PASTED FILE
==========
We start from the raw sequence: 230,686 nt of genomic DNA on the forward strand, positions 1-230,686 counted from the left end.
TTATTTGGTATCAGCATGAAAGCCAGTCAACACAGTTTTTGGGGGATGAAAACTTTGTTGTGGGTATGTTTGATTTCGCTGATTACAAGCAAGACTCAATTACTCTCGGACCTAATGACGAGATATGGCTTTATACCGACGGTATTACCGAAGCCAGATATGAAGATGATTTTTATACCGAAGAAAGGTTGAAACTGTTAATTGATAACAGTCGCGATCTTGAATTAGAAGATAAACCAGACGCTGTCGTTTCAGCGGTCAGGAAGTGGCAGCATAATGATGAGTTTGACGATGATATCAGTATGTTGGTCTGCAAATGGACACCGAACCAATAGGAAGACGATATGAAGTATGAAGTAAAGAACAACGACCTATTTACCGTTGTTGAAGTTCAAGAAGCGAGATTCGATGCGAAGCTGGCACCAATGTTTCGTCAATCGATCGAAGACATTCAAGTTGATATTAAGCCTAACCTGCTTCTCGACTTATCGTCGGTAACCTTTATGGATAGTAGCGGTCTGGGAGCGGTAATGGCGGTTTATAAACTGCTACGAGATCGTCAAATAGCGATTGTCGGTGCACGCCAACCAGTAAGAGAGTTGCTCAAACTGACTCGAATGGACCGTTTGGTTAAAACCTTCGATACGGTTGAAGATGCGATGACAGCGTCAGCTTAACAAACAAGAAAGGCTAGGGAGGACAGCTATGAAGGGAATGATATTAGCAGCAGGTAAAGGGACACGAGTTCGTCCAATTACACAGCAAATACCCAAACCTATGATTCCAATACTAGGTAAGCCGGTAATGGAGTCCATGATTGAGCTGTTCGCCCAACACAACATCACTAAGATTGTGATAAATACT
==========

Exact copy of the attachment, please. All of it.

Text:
We start from the raw sequence: 230,686 nt of genomic DNA on the forward strand, positions 1-230,686 counted from the left end.
TTATTTGGTATCAGCATGAAAGCCAGTCAACACAGTTTTTGGGGGATGAAAACTTTGTTGTGGGTATGTTTGATTTCGCTGATTACAAGCAAGACTCAATTACTCTCGGACCTAATGACGAGATATGGCTTTATACCGACGGTATTACCGAAGCCAGATATGAAGATGATTTTTATACCGAAGAAAGGTTGAAACTGTTAATTGATAACAGTCGCGATCTTGAATTAGAAGATAAACCAGACGCTGTCGTTTCAGCGGTCAGGAAGTGGCAGCATAATGATGAGTTTGACGATGATATCAGTATGTTGGTCTGCAAATGGACACCGAACCAATAGGAAGACGATATGAAGTATGAAGTAAAGAACAACGACCTATTTACCGTTGTTGAAGTTCAAGAAGCGAGATTCGATGCGAAGCTGGCACCAATGTTTCGTCAATCGATCGAAGACATTCAAGTTGATATTAAGCCTAACCTGCTTCTCGACTTATCGTCGGTAACCTTTATGGATAGTAGCGGTCTGGGAGCGGTAATGGCGGTTTATAAACTGCTACGAGATCGTCAAATAGCGATTGTCGGTGCACGCCAACCAGTAAGAGAGTTGCTCAAACTGACTCGAATGGACCGTTTGGTTAAAACCTTCGATACGGTTGAAGATGCGATGACAGCGTCAGCTTAACAAACAAGAAAGGCTAGGGAGGACAGCTATGAAGGGAATGATATTAGCAGCAGGTAAAGGGACACGAGTTCGTCCAATTACACAGCAAATACCCAAACCTATGATTCCAATACTAGGTAAGCCGGTAATGGAGTCCATGATTGAGCTGTTCGCCCAACACAACATCACTAAGATTGTGATAAATACT